especially the Fed, for failing to do more to stamp out those
practices, and the Fed appears increasingly likely to overhaul its
approach. See also More Mortgage-Industry Firms Subpoenaed as Probe Expands (Wall Street Journal)
• Get Your Red-Hot Foreclosures Here: Foreclosures have surged in Southern California in the last year, particularly in outlying areas. In seven counties, lending institutions foreclosed on 6,007 properties in the first quarter of 2007, up from 721 properties in the first quarter of 2006, according to DataQuick Information Systems, a research company based in San Diego. In Riverside and San Bernardino Counties, lenders foreclosed on 255 homes in the first quarter of 2006. That number grew to 2,369 in the first quarter of 2007, according to DataQuick. (New York Times)
• Hey, big spender:
China’s investments in the rest of Asia are booming. China’s outward
investment drive has become the subject of growing media and political
attention, as increasingly internationally minded Chinese companies
have begun scouring the globe for takeover targets. Yet despite the
hype, this shopping spree is not quite what it appears, being in some
ways more modest in ambition (for now, at least) than many suppose.
• Why Iran will fight, not compromise: What can the West offer the Islamic Republic of Iran in return for giving up its nuclear ambitions and kenneling its puppies of war? The problem calls to mind the question regarding what to give a man who has everything: cancer, AIDS, Alzheimer’s, diabetes, kidney failure, and so forth. Iran’s economy is so damaged that it is impossible to tell how bad things are. Except perhaps for the oilfields of southern Iraq, and perhaps also northern Saudi Arabia, there is nothing the West can give Iran to forestall an internal breakdown. (Asia Times)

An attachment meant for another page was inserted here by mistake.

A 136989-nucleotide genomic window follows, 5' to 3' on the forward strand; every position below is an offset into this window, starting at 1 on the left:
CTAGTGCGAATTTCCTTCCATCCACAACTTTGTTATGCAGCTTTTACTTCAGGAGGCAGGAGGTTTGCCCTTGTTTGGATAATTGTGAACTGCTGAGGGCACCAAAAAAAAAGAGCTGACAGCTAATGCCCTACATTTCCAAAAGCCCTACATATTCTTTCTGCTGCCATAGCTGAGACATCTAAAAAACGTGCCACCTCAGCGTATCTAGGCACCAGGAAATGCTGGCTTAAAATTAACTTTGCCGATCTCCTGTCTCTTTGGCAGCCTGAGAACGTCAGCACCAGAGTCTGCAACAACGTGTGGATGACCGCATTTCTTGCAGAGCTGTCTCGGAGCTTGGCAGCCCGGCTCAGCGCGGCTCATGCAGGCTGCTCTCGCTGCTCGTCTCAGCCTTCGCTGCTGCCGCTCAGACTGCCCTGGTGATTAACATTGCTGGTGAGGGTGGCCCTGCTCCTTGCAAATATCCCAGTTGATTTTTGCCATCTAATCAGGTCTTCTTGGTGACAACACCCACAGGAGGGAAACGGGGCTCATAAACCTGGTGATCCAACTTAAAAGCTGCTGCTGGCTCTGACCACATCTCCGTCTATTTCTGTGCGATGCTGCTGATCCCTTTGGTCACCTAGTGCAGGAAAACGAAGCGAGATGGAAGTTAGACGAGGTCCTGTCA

• Big Solar’s day in the sun: This is not the same old pipe dream. The economics — and the technology — of turning light into electricity have changed. Business 2.0 has the inside look at the industrial-strength power plants coming soon to a grid near you.
• Bleep Deprivation: Indecency is different from obscenity. Obscenity can be
regulated, since courts have held that it is unprotected by the First